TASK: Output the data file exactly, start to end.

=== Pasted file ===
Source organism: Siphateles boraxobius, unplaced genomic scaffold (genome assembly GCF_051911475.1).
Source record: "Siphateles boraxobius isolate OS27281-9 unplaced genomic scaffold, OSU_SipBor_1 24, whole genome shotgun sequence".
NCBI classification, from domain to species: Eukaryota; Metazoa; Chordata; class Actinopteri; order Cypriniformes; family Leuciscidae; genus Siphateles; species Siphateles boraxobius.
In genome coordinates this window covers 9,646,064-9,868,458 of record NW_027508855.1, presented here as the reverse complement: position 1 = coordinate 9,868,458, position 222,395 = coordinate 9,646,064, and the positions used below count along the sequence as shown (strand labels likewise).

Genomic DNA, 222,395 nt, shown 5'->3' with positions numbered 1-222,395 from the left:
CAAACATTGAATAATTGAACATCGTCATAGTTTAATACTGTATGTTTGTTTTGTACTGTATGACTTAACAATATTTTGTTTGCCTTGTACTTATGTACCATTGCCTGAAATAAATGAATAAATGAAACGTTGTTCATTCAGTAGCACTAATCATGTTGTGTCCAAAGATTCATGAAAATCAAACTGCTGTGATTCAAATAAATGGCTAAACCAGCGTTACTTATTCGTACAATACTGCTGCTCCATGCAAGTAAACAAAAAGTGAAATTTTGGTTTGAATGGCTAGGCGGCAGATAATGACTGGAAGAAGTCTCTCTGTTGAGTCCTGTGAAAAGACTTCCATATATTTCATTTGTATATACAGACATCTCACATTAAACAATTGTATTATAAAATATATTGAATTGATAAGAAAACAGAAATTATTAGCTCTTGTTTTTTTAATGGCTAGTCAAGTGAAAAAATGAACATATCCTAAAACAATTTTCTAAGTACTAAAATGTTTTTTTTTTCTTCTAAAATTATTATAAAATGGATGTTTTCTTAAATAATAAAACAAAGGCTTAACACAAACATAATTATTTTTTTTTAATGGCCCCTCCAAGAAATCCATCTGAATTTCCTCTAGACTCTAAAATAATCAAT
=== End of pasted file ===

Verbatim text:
Source organism: Siphateles boraxobius, unplaced genomic scaffold (genome assembly GCF_051911475.1).
Source record: "Siphateles boraxobius isolate OS27281-9 unplaced genomic scaffold, OSU_SipBor_1 24, whole genome shotgun sequence".
NCBI classification, from domain to species: Eukaryota; Metazoa; Chordata; class Actinopteri; order Cypriniformes; family Leuciscidae; genus Siphateles; species Siphateles boraxobius.
In genome coordinates this window covers 9,646,064-9,868,458 of record NW_027508855.1, presented here as the reverse complement: position 1 = coordinate 9,868,458, position 222,395 = coordinate 9,646,064, and the positions used below count along the sequence as shown (strand labels likewise).

Genomic DNA, 222,395 nt, shown 5'->3' with positions numbered 1-222,395 from the left:
CAAACATTGAATAATTGAACATCGTCATAGTTTAATACTGTATGTTTGTTTTGTACTGTATGACTTAACAATATTTTGTTTGCCTTGTACTTATGTACCATTGCCTGAAATAAATGAATAAATGAAACGTTGTTCATTCAGTAGCACTAATCATGTTGTGTCCAAAGATTCATGAAAATCAAACTGCTGTGATTCAAATAAATGGCTAAACCAGCGTTACTTATTCGTACAATACTGCTGCTCCATGCAAGTAAACAAAAAGTGAAATTTTGGTTTGAATGGCTAGGCGGCAGATAATGACTGGAAGAAGTCTCTCTGTTGAGTCCTGTGAAAAGACTTCCATATATTTCATTTGTATATACAGACATCTCACATTAAACAATTGTATTATAAAATATATTGAATTGATAAGAAAACAGAAATTATTAGCTCTTGTTTTTTTAATGGCTAGTCAAGTGAAAAAATGAACATATCCTAAAACAATTTTCTAAGTACTAAAATGTTTTTTTTTTCTTCTAAAATTATTATAAAATGGATGTTTTCTTAAATAATAAAACAAAGGCTTAACACAAACATAATTATTTTTTTTTAATGGCCCCTCCAAGAAATCCATCTGAATTTCCTCTAGACTCTAAAATAATCAAT